So before you start trolling hard on this post, just read it… then after you read it you can troll all you want. Fair?
Yes, DJing on vinyl these days might seem like a bit of a step backwards for most of the aspiring jocks out there, and for some even at bit antiquated. Vinyl still has a place in modern DJing, although it maybe more of an enthusiast’s thing kind of like film is to the photography world.
Aside from just the cool factor there are some hardcore fundamentals that one learns when learning to use vinyl that will truly make you a better DJ.
Here are 5 Reasons You Should Learn To DJ With Vinyl:
1. Understanding of Touch, Back Cueing, Scratching
When I was first learning to DJ I had one break through moment that made everything clear - it was learning how to back cue. When I rotated the record backwards I truly understood where the bass, high-hat, snare, kick drum and other percussion were in the track. Next was learning to scratch, learning how to manipulate those sounds into a scratch and physically doing it with a record was substantial in understanding mixing and transitions – touching the vinyl and the platter of a CDJ is a completely different experience. You might compare it to wearing or not wearing a condom during sex…
When you touch and see the grooves of a record it somehow brings you closer to the song, and let’s you get more intimate with it. I never learned how to scratch that well, but through it I learned the art of touch.
2. Hearing The Mix
Vinyl is unforgiving, or I should really say the turntables are unforgiving. Back in the day DJing at a club was a lot like the Forrest Gump quote “You never know what you’re gonna get…” You might show up to perfectly tuned 1200 MK5s or some busted up pair of Geminis with a broken tone arm. Thing is you had to make it work, either through MacGyver tactics (like the penny on the needle trick) or through constantly monitoring the records through your entire mix. So this is where your ears were (and still are) essential, you had to make sure the mix was tight through listening, not wave forms or sync buttons. Why is this essential? Because your ears are always right, if it sounds like shit, it is shit, and you should always trust that instinct. Sync buttons can easily fail you, just because your bpm’s are matched does not mean your mix will sound good. Vinyl is like Mr. Miyagi’s “Wax On, Wax Off” training for your ears.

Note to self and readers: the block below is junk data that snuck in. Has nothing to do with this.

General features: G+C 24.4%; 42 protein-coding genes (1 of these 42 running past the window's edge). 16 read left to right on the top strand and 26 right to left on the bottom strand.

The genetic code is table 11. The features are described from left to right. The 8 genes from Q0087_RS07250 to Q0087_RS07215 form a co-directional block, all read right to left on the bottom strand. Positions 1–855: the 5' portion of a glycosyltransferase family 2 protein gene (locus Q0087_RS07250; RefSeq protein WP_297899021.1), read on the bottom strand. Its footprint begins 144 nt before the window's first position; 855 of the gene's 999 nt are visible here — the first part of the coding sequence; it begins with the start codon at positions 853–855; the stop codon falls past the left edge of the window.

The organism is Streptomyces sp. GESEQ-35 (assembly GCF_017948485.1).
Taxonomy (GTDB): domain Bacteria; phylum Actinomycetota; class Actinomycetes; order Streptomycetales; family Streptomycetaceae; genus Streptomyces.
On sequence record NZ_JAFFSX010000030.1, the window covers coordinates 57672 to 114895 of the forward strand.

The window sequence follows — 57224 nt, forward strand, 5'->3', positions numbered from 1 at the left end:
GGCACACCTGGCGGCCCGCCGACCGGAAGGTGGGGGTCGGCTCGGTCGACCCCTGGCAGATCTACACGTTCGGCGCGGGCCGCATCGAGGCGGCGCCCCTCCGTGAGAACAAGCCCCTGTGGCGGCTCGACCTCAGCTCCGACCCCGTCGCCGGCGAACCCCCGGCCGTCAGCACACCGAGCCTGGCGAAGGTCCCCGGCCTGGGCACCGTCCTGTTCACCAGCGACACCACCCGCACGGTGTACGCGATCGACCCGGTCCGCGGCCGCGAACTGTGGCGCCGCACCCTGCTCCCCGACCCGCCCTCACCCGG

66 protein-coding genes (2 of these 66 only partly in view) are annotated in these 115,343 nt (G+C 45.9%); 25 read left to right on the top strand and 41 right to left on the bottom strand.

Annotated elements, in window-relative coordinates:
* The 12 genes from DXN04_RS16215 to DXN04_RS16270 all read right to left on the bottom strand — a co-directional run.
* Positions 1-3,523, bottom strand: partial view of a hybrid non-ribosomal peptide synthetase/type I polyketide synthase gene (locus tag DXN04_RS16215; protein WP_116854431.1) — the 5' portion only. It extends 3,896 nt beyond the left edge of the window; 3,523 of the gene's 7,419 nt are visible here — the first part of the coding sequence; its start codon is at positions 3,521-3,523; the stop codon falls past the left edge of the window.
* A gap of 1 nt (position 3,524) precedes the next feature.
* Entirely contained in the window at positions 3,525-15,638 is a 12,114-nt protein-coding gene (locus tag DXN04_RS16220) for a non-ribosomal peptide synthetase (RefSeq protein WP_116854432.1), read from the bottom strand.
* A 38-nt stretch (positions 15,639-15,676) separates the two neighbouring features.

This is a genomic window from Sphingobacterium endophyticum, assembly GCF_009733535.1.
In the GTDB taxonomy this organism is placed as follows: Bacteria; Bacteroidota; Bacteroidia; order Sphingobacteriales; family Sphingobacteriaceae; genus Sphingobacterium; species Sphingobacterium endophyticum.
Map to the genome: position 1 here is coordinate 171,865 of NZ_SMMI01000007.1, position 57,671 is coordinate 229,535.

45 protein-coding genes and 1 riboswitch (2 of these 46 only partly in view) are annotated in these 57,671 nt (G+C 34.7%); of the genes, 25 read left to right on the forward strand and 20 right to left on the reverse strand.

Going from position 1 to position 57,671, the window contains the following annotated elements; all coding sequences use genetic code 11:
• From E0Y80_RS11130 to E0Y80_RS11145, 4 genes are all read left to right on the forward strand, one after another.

Now-a-days it’s easy to simply go on Beatport or Soundcloud and download a shit ton of music, throw it into Rekord Box or Mixed In Key and have it all sorted out by BPM, Key and even Energy Level. While this is great on many levels, it also kills the craft of really carefully selecting your records. With vinyl you are limited by both the cost of the music (unless you are loaded) and the space in your record box. So for the most part you can only take 50-100 records with you to a gig and when you are playing wax you are a hell of a lot more selective about what’s in there. When you are more critical of your music chances are you are playing the best of what you got, which is good for everybody. All killer no filler. Last but not least you also have a much better understanding on how to put all of your records together because you have spent so much time with them.
4. Sound Quality
No I’m not going to go on a rant about analog vs. digital here, that’s not the point. I’m not an audiophile but I know when something sounds warm and strong and when something sounds crispy and shitty. When you play vinyl you are hearing analog waveforms and those have a very distinctive sound to them that let you hear the details of your music. Records can sound crappy too, if you have a record that was not pressed or mastered well chances are it will sound light and thin compared to one that is done well. This is the same for compressed digital music vs. uncompressed digital music; CDs/WAV files just sound better and more robust then an MP3 so many DJs still opt to play WAVs. Analog sound let’s you truly understand the foundation of what music should sound like at it’s best and you can work backwards from there.
Yeah, I’m going there. Vinyl weeds out people that don’t really want it. It takes hours of practice to learn how to get it perfect, it’s expensive and not to mention really really fucking heavy. It’s just like when Chandler put Rick Cain on the really old Hawaiian surfboard and made him graduate to the foam/resin boards only when he had reached a certain skill level. North Shore rules.
“I only make boards one way, the right way.” – Chandler, North Shore
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